Stepan Popel

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Stephan Popel in the 1970s

Stepan (Stefan, Stephan, Stephen) Popel (Popiel) (born 15 August 1909, Komarniki, Galicia, Austria-Hungary (now Ukraine) – died 27 December 1987, Fargo, North Dakota, USA) was a multiple chess champion of Lviv, Paris and eventually, of the Ukrainians in North America (USA and Canada).[1]

Biography[edit]

Stepan Popel was the nephew of an early master, Ignatz von Popiel (1863–1941), and took a liking to chess at an early age – he played in his first tournament at age 12. He went on to become the best chess player in the region and is now regarded as one of the important masters of pre-World War II Europe. In 1931, he earned a master's degree in French and Latin language and literature from the University at Lviv. He also acted, during WW II, Greek-Catholic Metropolitan Andrew Sheptytsky’s personal secretary until 1944.

In 1929, Popel won a championship of Lviv, followed by E. Kaufman, Henryk Friedman, Oskar Piotrowski, etc. In 1929 and 1934, he was a member of Lviv team at 1st and 2nd Polish team championships. In 1934, he was a member of Polish team at Correspondence Olympiad. In 1935-1936, he took 9th at Correspondence Championship of Poland.

In 1943, Popel published his handbook Poczatki szachista (Introduction to Chess) in Ukrainian at Kraków. In 1943, he tied for 1st with Myroslav Turiansky at Lviv (GG). In 1943, he won at Sambor (GG). In 1944, he won at Sanok (GG). Because of the Red Army’s approach, he did manage to avoid deportation to Siberia or any worse fate during the Soviet occupation (e.g., that of Vladimirs Petrovs). Joining the westward exodus in 1944, Stepan Popel wound up in Kraków. In 1944, he drew a match against Fedor Bogatyrchuk at Kraków (2 : 2). At the end of war, he escaped to West. Finally, he came to France.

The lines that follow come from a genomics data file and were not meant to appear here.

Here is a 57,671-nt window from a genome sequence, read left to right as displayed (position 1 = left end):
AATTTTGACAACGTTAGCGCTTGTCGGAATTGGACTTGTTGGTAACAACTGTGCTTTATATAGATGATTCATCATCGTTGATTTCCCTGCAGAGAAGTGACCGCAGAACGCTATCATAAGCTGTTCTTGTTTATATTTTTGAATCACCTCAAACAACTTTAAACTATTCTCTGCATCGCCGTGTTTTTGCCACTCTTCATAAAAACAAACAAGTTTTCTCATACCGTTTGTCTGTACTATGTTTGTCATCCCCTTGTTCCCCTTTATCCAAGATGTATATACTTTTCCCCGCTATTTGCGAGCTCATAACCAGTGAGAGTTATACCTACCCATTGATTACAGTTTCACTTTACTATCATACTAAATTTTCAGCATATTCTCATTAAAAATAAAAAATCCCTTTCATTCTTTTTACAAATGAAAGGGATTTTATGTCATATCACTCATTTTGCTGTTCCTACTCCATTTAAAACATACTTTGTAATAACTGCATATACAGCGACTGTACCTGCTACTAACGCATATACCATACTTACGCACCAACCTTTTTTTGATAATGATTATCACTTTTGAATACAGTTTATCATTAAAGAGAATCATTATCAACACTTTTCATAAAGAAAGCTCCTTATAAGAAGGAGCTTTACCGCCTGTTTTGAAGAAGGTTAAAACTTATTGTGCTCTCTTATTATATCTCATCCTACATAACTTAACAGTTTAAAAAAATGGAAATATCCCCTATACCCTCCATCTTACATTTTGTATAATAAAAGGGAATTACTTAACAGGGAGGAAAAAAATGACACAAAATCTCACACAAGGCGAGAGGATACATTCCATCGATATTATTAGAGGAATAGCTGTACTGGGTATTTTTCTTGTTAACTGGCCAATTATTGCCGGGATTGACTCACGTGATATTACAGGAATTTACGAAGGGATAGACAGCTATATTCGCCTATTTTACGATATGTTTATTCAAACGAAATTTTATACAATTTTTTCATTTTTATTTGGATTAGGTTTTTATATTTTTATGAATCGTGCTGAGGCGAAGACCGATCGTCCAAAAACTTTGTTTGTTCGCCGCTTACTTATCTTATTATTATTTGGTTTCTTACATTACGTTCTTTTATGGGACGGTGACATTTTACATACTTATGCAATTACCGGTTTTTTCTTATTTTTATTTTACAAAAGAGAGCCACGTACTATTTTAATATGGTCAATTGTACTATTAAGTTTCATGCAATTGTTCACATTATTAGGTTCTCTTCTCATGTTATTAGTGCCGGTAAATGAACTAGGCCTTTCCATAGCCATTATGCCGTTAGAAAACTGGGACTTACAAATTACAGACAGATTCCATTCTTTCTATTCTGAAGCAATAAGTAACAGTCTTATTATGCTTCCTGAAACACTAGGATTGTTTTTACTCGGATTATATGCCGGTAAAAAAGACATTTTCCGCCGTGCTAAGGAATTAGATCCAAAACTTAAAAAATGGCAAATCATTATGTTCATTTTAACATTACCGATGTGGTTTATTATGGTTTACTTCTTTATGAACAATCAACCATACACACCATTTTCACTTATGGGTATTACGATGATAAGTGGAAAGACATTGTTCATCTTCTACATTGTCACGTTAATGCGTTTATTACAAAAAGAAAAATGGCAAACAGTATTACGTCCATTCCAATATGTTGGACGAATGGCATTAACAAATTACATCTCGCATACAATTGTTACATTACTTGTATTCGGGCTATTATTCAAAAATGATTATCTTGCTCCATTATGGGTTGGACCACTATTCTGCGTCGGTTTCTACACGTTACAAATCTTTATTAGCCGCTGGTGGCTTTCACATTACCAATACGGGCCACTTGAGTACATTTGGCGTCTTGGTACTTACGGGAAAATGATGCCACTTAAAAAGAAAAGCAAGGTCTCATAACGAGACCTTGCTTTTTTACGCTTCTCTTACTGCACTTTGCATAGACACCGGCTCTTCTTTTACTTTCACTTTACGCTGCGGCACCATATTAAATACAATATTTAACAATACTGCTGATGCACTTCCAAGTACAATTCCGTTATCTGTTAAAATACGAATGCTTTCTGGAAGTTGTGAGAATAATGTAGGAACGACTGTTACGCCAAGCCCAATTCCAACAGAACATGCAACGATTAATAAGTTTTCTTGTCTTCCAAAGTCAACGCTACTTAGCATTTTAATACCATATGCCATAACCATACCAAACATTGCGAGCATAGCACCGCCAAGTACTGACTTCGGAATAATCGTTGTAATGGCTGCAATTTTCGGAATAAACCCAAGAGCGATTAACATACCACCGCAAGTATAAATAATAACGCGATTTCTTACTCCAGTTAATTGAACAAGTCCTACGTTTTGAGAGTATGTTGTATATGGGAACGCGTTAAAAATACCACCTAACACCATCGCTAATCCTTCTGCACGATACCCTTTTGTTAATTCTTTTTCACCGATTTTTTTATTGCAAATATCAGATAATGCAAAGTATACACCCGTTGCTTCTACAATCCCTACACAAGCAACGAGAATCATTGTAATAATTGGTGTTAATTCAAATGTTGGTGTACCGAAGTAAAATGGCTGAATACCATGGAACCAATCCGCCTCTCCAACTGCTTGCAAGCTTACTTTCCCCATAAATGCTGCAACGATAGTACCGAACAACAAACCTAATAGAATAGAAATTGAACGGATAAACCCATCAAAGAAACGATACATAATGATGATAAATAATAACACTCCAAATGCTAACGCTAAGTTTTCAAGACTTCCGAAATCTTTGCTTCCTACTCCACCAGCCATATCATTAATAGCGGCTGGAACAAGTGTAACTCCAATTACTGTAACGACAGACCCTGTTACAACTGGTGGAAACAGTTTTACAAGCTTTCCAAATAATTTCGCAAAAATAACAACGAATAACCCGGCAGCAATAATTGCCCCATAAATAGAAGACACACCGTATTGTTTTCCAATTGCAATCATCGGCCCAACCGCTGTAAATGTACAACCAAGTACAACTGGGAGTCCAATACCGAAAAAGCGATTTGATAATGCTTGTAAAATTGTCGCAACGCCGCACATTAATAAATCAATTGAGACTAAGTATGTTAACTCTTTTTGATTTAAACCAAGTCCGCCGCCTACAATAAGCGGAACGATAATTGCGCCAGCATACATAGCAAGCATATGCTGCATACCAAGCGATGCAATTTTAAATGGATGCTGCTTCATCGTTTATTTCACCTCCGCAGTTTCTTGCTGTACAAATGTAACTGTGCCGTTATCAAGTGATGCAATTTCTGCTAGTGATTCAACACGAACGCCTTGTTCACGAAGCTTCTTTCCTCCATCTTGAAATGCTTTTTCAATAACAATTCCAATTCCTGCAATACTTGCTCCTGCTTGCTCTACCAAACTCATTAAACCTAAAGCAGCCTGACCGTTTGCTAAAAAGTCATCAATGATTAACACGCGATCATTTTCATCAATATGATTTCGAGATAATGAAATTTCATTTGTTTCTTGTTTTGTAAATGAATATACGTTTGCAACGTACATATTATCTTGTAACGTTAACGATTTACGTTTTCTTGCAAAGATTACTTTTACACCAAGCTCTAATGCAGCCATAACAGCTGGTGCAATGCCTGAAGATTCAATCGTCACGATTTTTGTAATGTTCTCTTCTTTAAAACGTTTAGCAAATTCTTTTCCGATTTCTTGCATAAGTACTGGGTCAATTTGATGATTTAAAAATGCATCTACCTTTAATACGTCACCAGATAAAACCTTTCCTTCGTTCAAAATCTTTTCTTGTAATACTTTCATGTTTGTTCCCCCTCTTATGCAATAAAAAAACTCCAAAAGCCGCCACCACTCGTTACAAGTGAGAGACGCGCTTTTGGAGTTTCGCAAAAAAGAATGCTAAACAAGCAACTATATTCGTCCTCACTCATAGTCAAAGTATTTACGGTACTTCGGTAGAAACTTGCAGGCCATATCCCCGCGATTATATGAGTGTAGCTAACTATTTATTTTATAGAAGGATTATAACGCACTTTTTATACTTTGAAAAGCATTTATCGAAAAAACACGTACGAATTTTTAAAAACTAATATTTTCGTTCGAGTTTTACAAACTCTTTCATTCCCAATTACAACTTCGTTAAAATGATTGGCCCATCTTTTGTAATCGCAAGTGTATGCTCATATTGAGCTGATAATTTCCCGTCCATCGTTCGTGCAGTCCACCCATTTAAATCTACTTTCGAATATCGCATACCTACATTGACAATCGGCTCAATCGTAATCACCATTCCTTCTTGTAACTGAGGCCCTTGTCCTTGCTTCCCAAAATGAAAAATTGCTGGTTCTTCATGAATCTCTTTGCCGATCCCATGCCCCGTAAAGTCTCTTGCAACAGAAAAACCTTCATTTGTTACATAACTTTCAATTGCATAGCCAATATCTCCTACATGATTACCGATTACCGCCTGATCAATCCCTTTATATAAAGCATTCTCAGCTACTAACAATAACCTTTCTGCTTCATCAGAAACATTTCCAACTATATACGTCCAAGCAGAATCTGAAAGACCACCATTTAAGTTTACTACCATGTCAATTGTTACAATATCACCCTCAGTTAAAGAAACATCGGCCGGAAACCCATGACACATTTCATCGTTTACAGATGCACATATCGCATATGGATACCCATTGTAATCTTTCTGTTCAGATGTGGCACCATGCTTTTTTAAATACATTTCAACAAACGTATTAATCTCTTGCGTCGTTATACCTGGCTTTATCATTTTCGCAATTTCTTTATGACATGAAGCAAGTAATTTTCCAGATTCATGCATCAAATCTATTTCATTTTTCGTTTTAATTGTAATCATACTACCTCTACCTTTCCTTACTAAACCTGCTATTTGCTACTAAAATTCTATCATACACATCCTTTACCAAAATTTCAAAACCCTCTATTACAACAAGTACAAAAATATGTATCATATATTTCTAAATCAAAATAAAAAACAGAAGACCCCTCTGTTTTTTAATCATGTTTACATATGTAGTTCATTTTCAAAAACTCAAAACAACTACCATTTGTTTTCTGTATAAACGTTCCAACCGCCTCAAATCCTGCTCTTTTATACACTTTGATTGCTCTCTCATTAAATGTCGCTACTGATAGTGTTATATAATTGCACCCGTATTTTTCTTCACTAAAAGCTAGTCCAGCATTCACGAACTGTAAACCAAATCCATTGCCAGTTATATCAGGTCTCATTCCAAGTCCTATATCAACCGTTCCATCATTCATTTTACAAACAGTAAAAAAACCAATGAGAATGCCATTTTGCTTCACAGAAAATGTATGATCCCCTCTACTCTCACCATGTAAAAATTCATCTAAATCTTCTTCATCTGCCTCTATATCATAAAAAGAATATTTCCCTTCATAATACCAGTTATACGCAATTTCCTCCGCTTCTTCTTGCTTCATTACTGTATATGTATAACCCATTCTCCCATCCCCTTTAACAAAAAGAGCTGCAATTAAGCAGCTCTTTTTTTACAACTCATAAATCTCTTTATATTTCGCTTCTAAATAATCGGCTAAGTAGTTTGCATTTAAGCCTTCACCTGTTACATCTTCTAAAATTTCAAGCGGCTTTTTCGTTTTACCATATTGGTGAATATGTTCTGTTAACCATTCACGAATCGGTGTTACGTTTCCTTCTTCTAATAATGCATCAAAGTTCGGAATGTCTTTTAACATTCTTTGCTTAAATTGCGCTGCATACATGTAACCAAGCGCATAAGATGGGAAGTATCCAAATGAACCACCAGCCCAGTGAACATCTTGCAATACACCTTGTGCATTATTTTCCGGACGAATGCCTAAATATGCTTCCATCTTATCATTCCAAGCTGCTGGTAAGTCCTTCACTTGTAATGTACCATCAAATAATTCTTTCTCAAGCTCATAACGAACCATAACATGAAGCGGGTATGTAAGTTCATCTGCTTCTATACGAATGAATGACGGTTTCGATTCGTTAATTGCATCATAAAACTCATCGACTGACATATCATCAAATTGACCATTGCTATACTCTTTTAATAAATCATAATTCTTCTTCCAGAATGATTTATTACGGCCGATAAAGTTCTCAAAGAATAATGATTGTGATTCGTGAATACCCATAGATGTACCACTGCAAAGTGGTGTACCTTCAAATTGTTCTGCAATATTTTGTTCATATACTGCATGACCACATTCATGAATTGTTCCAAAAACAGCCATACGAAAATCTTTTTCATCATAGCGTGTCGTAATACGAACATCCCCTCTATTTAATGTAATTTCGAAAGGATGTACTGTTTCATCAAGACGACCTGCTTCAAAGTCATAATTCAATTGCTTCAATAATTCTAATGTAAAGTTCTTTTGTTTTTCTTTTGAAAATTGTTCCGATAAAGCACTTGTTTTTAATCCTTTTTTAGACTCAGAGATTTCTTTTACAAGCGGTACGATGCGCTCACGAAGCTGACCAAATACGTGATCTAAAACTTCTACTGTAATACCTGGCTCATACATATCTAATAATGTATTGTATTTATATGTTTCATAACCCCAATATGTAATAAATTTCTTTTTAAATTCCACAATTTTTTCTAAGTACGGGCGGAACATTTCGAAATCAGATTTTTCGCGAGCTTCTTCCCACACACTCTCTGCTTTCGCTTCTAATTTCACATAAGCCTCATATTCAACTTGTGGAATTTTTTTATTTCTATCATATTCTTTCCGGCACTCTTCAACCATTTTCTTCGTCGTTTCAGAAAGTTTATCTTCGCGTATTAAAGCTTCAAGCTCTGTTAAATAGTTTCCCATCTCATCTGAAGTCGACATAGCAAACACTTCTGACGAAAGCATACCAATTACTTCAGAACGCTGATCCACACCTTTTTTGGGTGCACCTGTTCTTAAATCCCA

In 1950/51, Popel won at Hastings (Premier Reserve Major). In 1951, he won the 26th Paris City Chess Championship. In 1951/52, he tied for 4th-6th at Hastings. In April 1953, he won, ahead of Maurice Raizman, the 28th Championship of Paris. In 1954, he won the 29th Championship of Paris. In 1954, he took 4th at Saarbrücken. In 1954/55, he played at international tournament at Paris. In 1955/56, he took 2nd at Hastings (The Premier Reserves Major).

In 1956, Popel was authorized to migrate to the US. As an American master, he won three times the Michigan state championship, in 1957, 1958, and 1959. He also won the North Central Open at Wisconsin in 1957, where his young competitor Bobby Fischer took 6th place. In 1958, he took 4th at North Central Open, and took 6th at Western Open. Both those events were won by Pal Benko. Around 1960, Stepan Popel became a professor of French language and literature at North Dakota State University in Fargo. He continued to enter tournaments, and he became eleven-time North Dakota champion (from 1965 to 1980). In 1966, he took 2nd at a championship of Ukrainian Sport Centrale of America & Canada. In 1969, he won a championship of USCA&C. In 1970, he took 3rd at North Central Open. Popel played the US Open at Lincoln 1969, Atlantic City 1972, Chicago 1973, Columbus 1977. In 1986, he tied for 5th-8 th at a championship of USCA&C. The event was won by Orest Popovych.

Popel died in 1987, and is buried in Fargo. But his childhood town hasn’t forgotten him. In 1996, the now Ukrainian city of Lviv hosted their first International Chess Tournament in memory of Stepan Popel.

Notable chess games[edit]

References[edit]